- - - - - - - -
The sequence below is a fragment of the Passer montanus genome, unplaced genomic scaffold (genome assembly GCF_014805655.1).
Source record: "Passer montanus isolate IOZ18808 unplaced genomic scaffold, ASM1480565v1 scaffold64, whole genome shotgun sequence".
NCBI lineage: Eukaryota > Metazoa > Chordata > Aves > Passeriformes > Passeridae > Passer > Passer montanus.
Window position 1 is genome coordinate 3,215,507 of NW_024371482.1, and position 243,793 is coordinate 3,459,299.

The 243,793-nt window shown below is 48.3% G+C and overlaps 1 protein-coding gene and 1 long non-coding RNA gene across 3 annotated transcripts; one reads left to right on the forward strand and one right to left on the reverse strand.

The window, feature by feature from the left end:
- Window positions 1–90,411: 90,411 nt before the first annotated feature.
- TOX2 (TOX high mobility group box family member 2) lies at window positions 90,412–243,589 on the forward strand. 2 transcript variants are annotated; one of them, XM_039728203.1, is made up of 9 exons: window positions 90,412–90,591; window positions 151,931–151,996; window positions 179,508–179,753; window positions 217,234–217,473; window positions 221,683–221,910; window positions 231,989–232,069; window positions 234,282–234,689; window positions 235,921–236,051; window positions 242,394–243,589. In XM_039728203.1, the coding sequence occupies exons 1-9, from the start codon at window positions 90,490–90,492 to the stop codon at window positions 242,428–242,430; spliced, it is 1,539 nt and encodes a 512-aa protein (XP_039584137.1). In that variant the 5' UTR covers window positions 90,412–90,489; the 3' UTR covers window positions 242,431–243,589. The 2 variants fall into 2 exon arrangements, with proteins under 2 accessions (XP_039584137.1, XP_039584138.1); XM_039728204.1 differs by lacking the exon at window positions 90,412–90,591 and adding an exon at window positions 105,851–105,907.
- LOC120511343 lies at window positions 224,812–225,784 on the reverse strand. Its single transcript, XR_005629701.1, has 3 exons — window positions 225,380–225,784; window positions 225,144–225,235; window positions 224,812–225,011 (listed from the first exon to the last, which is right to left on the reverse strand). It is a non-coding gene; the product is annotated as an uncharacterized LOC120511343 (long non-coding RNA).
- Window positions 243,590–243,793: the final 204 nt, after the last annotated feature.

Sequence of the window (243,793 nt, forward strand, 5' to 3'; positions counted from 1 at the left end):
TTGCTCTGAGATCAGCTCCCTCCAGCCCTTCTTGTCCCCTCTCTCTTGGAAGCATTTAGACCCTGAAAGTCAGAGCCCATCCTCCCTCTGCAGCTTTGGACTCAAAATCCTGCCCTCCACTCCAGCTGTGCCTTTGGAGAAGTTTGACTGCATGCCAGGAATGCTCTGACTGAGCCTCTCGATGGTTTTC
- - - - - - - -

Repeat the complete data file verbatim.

The sequence below is a fragment of the Passer montanus genome, unplaced genomic scaffold (genome assembly GCF_014805655.1).
Source record: "Passer montanus isolate IOZ18808 unplaced genomic scaffold, ASM1480565v1 scaffold64, whole genome shotgun sequence".
NCBI lineage: Eukaryota > Metazoa > Chordata > Aves > Passeriformes > Passeridae > Passer > Passer montanus.
Window position 1 is genome coordinate 3,215,507 of NW_024371482.1, and position 243,793 is coordinate 3,459,299.

The 243,793-nt window shown below is 48.3% G+C and overlaps 1 protein-coding gene and 1 long non-coding RNA gene across 3 annotated transcripts; one reads left to right on the forward strand and one right to left on the reverse strand.

The window, feature by feature from the left end:
- Window positions 1–90,411: 90,411 nt before the first annotated feature.
- TOX2 (TOX high mobility group box family member 2) lies at window positions 90,412–243,589 on the forward strand. 2 transcript variants are annotated; one of them, XM_039728203.1, is made up of 9 exons: window positions 90,412–90,591; window positions 151,931–151,996; window positions 179,508–179,753; window positions 217,234–217,473; window positions 221,683–221,910; window positions 231,989–232,069; window positions 234,282–234,689; window positions 235,921–236,051; window positions 242,394–243,589. In XM_039728203.1, the coding sequence occupies exons 1-9, from the start codon at window positions 90,490–90,492 to the stop codon at window positions 242,428–242,430; spliced, it is 1,539 nt and encodes a 512-aa protein (XP_039584137.1). In that variant the 5' UTR covers window positions 90,412–90,489; the 3' UTR covers window positions 242,431–243,589. The 2 variants fall into 2 exon arrangements, with proteins under 2 accessions (XP_039584137.1, XP_039584138.1); XM_039728204.1 differs by lacking the exon at window positions 90,412–90,591 and adding an exon at window positions 105,851–105,907.
- LOC120511343 lies at window positions 224,812–225,784 on the reverse strand. Its single transcript, XR_005629701.1, has 3 exons — window positions 225,380–225,784; window positions 225,144–225,235; window positions 224,812–225,011 (listed from the first exon to the last, which is right to left on the reverse strand). It is a non-coding gene; the product is annotated as an uncharacterized LOC120511343 (long non-coding RNA).
- Window positions 243,590–243,793: the final 204 nt, after the last annotated feature.

Sequence of the window (243,793 nt, forward strand, 5' to 3'; positions counted from 1 at the left end):
TTGCTCTGAGATCAGCTCCCTCCAGCCCTTCTTGTCCCCTCTCTCTTGGAAGCATTTAGACCCTGAAAGTCAGAGCCCATCCTCCCTCTGCAGCTTTGGACTCAAAATCCTGCCCTCCACTCCAGCTGTGCCTTTGGAGAAGTTTGACTGCATGCCAGGAATGCTCTGACTGAGCCTCTCGATGGTTTTC